See a Little Warclight

What if you have a few terabytes of web archive data setting around, and wanted to shine a little light into them?

Well, the good news is that now you can! The British Library’s UK Web Archive initiative has created some great software over the last couple years to allow you to index your web archive content into Solr, and provide access to it in a discovery interface called Shine. You can check Shine out in action here (for the British Library’s collections) or here (for our Canadian politics one).

Starting in 2016, our research team was interested in trying to provide access to Canadian web archival collections. Our Web Archives for Longitudinal Knowledge project, or WALK, brings together the web archival holdings of a half-dozen Canadian libraries and aims to provide federated search and access to research derivatives.

In doing so, we realized that while Shine was powerful, it really lacked an active development community: we wanted to provide access in the same spirit, but on a different platform. But we are also in the same boat as the Shine developers: grant funded, with no real sense that in three, four, or five years down the road that we’d have the time to devote full-time energy to a platform. To keep things going, we would need to leverage a bigger open-source community.

Enter Warclight.

What is Warclight?

Warclight is a Project Blacklight based Rails engine that supports the discovery of web archives held in the WARC and ARC formats. It allows faceted full-text search, record view, and other advanced discovery options. Future work on the project will include integrating the Blacklight Advanced Search plugin, and creating a new plugin to recreate the existing trend search functionality in Shine.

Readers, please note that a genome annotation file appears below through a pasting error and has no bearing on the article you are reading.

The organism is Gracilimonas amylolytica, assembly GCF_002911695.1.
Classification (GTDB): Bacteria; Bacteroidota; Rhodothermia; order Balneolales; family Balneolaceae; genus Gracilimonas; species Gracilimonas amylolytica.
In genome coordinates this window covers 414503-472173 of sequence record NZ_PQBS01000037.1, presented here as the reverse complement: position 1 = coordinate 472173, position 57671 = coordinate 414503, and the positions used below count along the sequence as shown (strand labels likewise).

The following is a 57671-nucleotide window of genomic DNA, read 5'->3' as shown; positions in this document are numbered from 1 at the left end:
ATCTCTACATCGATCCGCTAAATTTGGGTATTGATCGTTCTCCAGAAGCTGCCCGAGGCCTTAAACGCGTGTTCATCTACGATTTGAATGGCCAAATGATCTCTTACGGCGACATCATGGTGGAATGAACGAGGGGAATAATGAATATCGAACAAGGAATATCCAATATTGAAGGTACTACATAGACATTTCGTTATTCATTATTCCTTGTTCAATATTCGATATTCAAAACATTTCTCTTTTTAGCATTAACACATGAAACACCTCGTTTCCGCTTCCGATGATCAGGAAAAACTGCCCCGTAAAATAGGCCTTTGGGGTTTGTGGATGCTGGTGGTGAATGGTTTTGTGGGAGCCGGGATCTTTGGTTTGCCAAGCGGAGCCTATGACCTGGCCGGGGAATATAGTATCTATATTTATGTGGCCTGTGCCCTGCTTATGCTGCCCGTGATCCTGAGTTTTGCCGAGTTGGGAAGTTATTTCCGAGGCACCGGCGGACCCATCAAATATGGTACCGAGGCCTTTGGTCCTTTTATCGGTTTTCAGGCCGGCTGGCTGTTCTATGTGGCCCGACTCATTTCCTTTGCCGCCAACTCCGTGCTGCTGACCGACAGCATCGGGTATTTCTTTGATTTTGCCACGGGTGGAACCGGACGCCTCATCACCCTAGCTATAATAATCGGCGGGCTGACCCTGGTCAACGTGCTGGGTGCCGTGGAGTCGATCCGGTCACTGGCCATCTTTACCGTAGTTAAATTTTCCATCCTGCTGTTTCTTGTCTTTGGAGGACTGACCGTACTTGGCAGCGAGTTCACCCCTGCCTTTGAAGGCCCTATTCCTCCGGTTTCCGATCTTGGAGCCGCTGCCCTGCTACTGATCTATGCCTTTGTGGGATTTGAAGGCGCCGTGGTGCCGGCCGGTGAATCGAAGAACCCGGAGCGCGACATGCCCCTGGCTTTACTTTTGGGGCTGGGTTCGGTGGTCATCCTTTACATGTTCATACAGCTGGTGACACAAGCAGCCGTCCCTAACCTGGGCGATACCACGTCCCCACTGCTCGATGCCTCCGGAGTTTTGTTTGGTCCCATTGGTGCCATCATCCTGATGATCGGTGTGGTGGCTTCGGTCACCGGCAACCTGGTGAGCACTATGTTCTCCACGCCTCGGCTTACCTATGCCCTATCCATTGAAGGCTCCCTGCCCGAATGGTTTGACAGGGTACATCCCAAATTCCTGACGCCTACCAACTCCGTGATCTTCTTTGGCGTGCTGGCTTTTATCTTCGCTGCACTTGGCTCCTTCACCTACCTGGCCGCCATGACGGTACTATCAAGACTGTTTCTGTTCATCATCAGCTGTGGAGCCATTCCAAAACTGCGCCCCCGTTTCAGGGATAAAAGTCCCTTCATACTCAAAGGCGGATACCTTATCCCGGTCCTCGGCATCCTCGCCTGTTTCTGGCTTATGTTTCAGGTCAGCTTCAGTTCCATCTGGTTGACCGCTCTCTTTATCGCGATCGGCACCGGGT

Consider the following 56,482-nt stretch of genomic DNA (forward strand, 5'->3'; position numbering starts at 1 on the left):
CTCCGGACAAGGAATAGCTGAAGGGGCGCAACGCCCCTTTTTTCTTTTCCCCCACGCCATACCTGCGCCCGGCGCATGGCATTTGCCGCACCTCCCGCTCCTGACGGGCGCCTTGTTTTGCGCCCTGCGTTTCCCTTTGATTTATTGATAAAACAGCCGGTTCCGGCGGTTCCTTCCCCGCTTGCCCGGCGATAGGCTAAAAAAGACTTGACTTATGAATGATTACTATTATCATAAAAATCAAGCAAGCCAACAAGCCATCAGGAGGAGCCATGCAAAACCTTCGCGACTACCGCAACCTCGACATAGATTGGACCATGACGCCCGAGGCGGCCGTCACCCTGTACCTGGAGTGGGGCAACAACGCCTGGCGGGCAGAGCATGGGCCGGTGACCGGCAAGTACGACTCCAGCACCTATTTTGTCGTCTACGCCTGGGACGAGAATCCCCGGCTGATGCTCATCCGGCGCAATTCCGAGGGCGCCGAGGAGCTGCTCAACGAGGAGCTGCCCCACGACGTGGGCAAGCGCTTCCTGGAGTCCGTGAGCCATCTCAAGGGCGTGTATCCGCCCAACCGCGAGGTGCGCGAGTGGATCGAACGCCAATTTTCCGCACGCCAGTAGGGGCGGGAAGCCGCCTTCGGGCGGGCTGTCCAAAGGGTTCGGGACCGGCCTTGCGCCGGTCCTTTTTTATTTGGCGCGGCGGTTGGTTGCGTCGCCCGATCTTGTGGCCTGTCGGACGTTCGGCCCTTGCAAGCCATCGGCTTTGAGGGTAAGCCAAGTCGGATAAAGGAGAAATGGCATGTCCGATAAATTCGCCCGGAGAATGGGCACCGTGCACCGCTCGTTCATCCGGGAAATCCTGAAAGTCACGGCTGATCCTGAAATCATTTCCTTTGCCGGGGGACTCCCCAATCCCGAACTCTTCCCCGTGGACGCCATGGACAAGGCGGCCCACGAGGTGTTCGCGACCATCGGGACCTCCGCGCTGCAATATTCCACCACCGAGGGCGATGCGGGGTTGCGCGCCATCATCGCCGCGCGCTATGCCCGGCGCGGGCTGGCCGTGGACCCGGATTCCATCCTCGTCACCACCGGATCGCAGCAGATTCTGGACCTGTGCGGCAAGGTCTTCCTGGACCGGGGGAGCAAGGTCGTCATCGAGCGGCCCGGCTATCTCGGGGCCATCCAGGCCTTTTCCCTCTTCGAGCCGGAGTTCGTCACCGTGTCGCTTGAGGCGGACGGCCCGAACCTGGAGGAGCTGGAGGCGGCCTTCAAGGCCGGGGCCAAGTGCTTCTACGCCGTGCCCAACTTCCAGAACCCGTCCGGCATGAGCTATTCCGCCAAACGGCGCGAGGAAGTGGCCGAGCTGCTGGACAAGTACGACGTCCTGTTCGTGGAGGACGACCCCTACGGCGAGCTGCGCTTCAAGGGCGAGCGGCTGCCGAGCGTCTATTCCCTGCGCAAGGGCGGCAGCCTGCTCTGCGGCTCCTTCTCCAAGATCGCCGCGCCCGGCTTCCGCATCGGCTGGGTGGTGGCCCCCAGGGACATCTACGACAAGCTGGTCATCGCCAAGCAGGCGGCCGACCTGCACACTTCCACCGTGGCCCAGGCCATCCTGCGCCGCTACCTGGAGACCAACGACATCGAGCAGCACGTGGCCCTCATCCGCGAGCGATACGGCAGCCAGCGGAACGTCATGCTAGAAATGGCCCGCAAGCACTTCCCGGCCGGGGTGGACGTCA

One of the biggest strengths of Warclight is that it is based on Blacklight. This opens up a mature open source community, which could allow us to go farther if we’re following the old idiom: “If you want to go fast, go alone. If you want to go further, go together.”

Warclight is designed to work with web archive data that is indexed via the UK Web Archive’s webarchive-discovery project. Warclight currently uses a fork of webarchive-discovery that allows for three additional facets: institution, collection_name, and collection_number. We’ll be working on getting this functionality into core webarchive-discovery so that if you want to take advantage of this functionality you will not need to use our fork of it.

You can try out Warclight at our demo site, or you can build your own Rails app and take it for a spin locally.

If you’d like to contribute to the project, whether it be feedback, use cases, or code contributions, please do not hesitate! Especially if you have thoughts on what fields should be displayed on an item’s view, search result fields, or facet fields. We also have a channel in the Archives Unleashed Slack devoted to Warclight; #warclight.

We can’t wait to work with you all, and bring the rapidly developing Warclight platform to the broader web archiving community!

Stay tuned for next week, when we talk a bit more about what we’ve been able to do with some of the WALK collections, through interfaces like Warclight and the Archives Unleashed Toolkit.

Tagged in Archive, Web Archiving, Apache Solr, Ruby on Rails

By Nick Ruest on .

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Exported from Medium on September 23, 2017.

Nick Ruest
Associate Librarian


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